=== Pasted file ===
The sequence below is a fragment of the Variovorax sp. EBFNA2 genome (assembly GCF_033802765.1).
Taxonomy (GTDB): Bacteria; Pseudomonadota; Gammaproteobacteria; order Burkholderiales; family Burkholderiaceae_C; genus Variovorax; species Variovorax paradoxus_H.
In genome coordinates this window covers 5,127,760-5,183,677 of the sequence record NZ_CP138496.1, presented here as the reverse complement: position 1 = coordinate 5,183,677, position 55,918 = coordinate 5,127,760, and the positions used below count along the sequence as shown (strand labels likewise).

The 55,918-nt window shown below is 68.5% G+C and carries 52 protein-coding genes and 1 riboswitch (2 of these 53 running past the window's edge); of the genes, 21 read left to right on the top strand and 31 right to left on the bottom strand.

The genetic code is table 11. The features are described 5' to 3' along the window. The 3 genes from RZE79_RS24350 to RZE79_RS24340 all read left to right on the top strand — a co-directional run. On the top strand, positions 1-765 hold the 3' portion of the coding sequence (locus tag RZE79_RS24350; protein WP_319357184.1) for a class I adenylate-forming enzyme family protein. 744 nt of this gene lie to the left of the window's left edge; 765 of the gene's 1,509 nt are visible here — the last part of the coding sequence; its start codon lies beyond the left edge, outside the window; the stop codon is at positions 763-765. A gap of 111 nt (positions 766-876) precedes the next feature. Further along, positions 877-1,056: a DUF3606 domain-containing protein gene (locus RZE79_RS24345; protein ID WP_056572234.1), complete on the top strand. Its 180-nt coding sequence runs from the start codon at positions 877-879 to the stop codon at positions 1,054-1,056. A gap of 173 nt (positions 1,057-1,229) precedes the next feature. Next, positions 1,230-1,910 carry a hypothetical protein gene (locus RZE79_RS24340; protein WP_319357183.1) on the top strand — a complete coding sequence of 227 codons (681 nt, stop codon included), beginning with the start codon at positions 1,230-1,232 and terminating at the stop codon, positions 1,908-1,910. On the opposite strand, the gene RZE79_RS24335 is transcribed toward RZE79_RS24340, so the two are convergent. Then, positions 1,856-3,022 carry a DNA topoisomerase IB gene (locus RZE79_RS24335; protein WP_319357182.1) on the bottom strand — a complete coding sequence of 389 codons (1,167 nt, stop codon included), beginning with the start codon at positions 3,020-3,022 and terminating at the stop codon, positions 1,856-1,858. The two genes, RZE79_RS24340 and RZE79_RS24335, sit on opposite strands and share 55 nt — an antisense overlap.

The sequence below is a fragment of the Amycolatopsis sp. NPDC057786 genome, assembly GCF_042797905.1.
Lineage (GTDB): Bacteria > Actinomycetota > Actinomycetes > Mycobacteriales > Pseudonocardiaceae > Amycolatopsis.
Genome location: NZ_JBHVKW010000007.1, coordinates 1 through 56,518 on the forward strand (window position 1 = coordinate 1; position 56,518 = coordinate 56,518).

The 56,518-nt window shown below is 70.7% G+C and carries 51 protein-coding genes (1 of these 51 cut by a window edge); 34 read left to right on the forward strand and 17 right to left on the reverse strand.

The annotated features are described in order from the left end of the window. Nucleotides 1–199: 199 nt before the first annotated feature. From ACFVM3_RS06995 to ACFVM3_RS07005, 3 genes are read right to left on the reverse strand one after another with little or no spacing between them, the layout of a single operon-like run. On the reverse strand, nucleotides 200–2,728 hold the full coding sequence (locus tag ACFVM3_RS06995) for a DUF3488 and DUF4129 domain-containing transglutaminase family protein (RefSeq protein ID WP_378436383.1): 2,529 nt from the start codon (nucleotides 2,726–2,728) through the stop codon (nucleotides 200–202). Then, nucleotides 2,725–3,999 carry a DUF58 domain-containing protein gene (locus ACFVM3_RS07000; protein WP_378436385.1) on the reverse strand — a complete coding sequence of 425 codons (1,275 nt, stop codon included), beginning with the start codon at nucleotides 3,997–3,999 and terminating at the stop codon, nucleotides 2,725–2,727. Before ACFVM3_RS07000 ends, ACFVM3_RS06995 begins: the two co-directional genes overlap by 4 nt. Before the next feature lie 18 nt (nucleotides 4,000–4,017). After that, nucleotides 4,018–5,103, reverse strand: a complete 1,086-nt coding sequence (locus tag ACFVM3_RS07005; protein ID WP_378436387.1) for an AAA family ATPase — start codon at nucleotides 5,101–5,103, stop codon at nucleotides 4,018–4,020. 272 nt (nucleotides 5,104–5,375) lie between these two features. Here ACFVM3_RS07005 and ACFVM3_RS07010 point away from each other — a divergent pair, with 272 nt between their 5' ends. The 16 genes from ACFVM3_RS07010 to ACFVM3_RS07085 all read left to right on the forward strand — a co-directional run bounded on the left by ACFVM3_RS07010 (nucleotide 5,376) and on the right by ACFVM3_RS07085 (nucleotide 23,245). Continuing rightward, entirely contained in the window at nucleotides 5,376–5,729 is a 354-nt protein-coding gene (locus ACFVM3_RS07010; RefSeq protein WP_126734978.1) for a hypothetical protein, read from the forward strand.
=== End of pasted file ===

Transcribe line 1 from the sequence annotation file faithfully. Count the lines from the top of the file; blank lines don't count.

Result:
The sequence below is a fragment of the Variovorax sp. EBFNA2 genome (assembly GCF_033802765.1).